‘Bill of Shame’ passes Westminster vote
‘Bill of Shame’ passes Westminster vote


Tory MPs have once again voted to disregard the opposition of people in both parts of Ireland to further advance an overarching cover-up of British war crimes in the Six Counties.

By 292 votes to 200, the House of Commons voted this week to reinstall a clause offering immunity from prosecution to those who co-operate with a bogus ‘truth recovery body’.

Although failing to make irt into law before the summer recess this week, the legislation is still on track to pass through Westminster by September. All investigations, inquests and civil cases are then set to come to an end by May next year.

It is opposed by every political party in the Six Counties and by victims campaigns across the political divide. The London government has also failed to reply to a highly critical United Nations letter on the legacy bill sent to London more than a year ago. No reply was ever received despite a claim blaming an administrative error on the delay.

SDLP leader Colum Eastwood described the bill as “a license for impunity” which signalled that “you can murder your own citizens and get away with it”.

He added: “Mostly it’s a piece of legislation written in very dark corners of the British establishment to ensure light is not shone into those corners.”

British Direct Ruler Chris Heaton-Harris (pictured, left) claimed families could use the Legacy Bill to get information which would boost reconciliation, but this was rejected as “disgusting and disingenuous disinformation” by victims’ support group Relatives for Justice.

“This Bill will not bring reconciliation,” they said.” This Bill will harm, hurt and devastate those most hurt. It will undermine the rule of law and the Good Friday Agreement. There is time to withdraw it. There is time to do the right thing.”

The real agenda behind the cover-up agenda was hinted at by DUP MP Ian Paisley who, protected by Westminster privilege, disgracefully attacked a lawyer who represents the bereaved families of victims as “vindictive” and “a snake oil salesman”.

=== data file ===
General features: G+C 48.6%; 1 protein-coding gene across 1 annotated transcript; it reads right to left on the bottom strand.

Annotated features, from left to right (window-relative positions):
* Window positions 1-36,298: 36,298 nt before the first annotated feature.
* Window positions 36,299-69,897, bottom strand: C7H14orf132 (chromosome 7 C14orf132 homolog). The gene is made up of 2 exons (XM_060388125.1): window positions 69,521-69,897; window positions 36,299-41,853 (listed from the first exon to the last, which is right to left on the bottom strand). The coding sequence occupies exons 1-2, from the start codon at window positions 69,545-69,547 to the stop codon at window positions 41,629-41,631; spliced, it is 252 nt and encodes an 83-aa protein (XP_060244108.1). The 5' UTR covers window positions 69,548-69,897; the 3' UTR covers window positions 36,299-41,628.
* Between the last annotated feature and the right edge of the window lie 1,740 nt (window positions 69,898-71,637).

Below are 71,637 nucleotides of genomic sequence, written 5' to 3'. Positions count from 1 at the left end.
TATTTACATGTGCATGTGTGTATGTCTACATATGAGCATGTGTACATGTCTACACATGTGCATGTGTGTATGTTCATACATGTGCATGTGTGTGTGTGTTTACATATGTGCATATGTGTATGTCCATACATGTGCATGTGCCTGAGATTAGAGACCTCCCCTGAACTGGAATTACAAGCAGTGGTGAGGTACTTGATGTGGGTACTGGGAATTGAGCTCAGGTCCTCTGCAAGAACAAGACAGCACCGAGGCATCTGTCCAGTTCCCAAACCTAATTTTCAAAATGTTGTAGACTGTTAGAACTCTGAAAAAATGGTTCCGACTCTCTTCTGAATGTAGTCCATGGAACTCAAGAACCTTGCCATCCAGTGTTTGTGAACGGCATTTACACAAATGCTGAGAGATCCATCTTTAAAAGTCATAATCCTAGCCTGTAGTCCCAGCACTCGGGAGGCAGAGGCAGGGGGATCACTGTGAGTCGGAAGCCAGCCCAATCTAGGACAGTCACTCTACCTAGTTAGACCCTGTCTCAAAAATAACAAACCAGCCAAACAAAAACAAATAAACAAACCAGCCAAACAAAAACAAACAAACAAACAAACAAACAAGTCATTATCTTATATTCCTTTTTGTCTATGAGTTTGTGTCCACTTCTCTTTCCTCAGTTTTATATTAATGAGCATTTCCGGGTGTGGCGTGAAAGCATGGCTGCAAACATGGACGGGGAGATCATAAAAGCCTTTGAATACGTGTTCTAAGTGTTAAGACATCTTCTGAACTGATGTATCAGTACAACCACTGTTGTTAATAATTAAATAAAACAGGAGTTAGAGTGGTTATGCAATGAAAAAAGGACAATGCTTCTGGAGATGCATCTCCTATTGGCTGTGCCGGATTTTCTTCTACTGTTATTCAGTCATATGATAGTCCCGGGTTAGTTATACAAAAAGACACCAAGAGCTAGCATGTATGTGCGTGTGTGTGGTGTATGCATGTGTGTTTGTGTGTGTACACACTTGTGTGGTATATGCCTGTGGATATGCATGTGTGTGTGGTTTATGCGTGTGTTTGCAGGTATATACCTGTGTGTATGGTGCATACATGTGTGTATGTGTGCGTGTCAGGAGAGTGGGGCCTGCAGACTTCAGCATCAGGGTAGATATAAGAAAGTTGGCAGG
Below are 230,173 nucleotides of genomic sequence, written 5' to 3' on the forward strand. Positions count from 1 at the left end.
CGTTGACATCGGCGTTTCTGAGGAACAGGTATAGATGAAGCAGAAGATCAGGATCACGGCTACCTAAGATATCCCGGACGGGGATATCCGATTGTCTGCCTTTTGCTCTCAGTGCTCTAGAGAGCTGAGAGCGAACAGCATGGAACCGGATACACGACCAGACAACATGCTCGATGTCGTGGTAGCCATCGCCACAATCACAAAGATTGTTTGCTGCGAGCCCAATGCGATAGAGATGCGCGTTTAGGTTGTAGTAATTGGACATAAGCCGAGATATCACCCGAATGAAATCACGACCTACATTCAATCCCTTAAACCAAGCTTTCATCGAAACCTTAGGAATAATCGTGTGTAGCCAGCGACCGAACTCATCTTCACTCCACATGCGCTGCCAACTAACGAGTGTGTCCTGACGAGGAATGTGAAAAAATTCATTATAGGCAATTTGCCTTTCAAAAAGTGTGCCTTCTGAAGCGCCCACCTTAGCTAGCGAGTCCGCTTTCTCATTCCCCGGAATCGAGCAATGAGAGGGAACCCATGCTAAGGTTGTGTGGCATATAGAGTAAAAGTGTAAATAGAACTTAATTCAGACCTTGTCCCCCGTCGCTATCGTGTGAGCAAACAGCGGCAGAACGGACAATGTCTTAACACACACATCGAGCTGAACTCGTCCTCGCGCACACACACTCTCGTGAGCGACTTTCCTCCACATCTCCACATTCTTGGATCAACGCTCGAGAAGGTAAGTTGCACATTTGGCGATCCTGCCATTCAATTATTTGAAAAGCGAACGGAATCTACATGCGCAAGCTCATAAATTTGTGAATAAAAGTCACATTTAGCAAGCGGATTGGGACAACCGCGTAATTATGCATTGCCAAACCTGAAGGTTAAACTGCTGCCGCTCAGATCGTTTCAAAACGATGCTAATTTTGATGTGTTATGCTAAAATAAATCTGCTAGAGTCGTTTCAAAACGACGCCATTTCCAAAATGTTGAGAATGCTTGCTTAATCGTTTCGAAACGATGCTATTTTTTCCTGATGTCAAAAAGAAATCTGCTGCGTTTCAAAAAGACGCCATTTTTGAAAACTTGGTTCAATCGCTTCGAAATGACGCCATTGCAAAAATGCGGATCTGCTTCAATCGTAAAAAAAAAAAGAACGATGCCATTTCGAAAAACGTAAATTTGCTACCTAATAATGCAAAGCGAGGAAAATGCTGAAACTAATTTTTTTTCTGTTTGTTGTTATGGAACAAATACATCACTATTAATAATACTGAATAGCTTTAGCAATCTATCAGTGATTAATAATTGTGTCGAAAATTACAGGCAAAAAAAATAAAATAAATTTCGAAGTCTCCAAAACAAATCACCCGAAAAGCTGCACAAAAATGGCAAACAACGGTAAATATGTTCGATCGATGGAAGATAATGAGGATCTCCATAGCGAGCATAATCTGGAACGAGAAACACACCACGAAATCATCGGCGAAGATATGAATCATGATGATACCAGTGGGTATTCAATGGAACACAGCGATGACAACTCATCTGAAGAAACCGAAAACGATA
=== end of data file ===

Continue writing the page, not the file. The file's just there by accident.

Michael O’Hare, whose 12-year-old sister Majella O’Hare (pictured, right) was killed by British Army in 1976, said victims deserved the right to justice. Majella was shot in the back on her way to church in Whitecross, County Armagh. The nurse who tried to help Majella told the child’s lifeless body was “lifted like a piece of meat” by British soldiers and thrown into a helicopter “to get rid of her”.

Mr O’Hare said: “MPs need to pause and put themselves in my shoes. If your sister was shot and killed, you’d want the truth to come out and you’d rightly expect justice.

“My sister Majella’s life mattered, she was taken from us in the most horrific way. This Bill betrays her, my family and every victim still waiting for the accountability we’re all entitled to.”

Recent protests against the legacy Bill have called on the Dublin government to take an interstate case against London to the international court of the Council of Europe should the Bill pass, which Taoiseach Leo Varadkar has said he would consider.

Serious concern has also been expressed in the US, across Europe and by international human rights groups. Grainne Teggart of Amnesty said London was setting a “dangerous international precedent”.

She said: “It is disgraceful that a Bill universally opposed, and which betrays victims in the most cruel and contemptuous way possible, continues to be pushed through by the UK Government.

“The call to abandon this shameful Bill has never been more urgent.”

She added: “The stakes for victims could not be higher and we must not lose sight of the fact that there is a better, previously agreed, human rights-compliant and victim-centred way forward to deal with the legacy of the conflict.”

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